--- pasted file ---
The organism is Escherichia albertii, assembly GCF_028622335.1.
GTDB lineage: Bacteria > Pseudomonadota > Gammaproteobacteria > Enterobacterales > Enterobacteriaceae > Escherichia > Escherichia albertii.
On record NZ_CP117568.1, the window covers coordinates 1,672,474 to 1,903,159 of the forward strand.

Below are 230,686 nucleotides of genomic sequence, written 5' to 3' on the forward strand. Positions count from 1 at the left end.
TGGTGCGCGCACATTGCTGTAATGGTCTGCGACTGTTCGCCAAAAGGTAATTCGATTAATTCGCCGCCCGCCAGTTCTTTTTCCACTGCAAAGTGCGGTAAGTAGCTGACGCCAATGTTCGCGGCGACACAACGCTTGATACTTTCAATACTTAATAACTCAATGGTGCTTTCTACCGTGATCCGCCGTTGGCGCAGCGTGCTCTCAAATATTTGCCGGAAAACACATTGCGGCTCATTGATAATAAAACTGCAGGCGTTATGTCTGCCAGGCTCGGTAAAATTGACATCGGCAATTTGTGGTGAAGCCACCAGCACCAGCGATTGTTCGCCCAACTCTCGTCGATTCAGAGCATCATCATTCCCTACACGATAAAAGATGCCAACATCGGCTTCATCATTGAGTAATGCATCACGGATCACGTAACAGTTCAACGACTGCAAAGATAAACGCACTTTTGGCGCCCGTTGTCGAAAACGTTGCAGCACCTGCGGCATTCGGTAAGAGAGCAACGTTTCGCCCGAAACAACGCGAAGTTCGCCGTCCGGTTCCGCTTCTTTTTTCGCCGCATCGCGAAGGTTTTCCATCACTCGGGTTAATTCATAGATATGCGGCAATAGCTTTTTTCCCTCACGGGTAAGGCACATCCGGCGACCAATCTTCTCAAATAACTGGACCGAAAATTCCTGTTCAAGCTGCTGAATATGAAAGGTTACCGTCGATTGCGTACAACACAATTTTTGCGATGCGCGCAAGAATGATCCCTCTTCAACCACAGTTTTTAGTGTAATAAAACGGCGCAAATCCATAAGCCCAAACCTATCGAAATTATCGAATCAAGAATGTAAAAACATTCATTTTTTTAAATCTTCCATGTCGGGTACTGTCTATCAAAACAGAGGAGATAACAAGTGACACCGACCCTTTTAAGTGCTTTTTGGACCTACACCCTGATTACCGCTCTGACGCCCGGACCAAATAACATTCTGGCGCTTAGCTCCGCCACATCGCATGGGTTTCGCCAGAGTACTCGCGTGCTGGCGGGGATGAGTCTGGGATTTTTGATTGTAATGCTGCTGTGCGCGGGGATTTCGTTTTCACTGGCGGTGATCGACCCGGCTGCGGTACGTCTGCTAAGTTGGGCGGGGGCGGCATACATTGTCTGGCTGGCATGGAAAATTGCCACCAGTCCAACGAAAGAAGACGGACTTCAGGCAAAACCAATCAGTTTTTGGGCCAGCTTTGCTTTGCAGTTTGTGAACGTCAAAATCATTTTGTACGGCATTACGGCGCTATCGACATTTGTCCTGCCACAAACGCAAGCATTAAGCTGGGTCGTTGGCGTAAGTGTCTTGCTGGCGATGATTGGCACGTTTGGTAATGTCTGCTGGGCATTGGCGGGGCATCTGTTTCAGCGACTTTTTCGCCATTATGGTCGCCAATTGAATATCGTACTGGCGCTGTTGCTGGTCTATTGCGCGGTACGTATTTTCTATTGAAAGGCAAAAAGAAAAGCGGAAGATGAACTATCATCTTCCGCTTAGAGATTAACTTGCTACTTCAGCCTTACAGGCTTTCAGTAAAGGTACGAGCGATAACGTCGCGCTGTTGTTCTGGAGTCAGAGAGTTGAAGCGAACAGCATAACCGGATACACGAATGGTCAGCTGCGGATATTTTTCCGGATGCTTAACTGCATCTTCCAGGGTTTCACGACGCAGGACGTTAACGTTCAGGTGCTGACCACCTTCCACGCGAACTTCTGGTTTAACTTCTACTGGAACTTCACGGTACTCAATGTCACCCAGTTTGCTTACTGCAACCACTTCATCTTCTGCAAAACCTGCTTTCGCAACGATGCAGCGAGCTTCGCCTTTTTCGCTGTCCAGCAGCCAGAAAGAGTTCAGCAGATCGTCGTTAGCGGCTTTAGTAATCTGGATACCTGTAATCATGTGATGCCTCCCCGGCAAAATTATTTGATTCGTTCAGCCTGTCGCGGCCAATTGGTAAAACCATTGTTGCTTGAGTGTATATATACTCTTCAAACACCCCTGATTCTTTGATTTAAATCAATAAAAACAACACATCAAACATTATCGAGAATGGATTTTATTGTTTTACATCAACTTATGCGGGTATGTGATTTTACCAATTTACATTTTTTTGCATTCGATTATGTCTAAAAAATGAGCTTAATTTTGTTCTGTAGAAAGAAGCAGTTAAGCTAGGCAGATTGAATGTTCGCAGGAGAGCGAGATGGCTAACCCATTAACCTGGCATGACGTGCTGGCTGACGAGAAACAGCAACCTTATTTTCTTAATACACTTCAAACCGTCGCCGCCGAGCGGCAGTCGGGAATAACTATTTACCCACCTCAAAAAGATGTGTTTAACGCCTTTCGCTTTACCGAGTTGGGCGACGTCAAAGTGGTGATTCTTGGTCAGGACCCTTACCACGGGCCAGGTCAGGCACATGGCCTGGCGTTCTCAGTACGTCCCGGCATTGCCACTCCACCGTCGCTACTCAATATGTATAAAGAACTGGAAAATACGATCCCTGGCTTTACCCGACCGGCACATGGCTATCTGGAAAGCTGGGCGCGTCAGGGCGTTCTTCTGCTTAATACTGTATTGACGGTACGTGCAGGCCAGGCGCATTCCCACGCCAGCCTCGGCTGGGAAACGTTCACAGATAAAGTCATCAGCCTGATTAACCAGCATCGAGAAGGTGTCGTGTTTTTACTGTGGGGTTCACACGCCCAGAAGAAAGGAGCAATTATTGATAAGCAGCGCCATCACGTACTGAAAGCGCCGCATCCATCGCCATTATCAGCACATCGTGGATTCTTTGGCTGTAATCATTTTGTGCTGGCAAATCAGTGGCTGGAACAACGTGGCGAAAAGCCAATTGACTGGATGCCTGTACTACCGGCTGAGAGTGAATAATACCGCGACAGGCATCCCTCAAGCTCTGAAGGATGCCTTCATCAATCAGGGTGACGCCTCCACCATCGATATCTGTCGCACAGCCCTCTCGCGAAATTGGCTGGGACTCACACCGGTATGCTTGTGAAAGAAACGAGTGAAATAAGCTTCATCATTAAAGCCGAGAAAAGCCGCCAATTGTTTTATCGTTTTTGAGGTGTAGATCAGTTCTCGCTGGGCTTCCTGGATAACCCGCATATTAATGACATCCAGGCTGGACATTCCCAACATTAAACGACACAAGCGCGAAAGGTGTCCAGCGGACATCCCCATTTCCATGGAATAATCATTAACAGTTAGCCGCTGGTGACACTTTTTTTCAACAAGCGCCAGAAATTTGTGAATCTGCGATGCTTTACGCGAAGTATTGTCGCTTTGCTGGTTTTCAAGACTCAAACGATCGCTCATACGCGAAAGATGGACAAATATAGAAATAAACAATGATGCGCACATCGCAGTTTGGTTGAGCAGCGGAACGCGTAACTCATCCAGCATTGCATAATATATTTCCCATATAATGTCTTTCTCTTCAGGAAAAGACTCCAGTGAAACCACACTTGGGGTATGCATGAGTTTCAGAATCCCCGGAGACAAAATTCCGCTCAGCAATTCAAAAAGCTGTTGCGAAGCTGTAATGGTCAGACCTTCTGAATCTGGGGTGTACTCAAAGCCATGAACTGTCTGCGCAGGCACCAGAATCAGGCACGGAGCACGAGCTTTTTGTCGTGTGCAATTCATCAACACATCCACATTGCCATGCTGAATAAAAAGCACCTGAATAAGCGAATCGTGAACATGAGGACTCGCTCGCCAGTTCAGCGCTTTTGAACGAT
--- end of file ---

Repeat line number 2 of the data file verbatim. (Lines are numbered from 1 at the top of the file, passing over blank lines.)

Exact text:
GTDB lineage: Bacteria > Pseudomonadota > Gammaproteobacteria > Enterobacterales > Enterobacteriaceae > Escherichia > Escherichia albertii.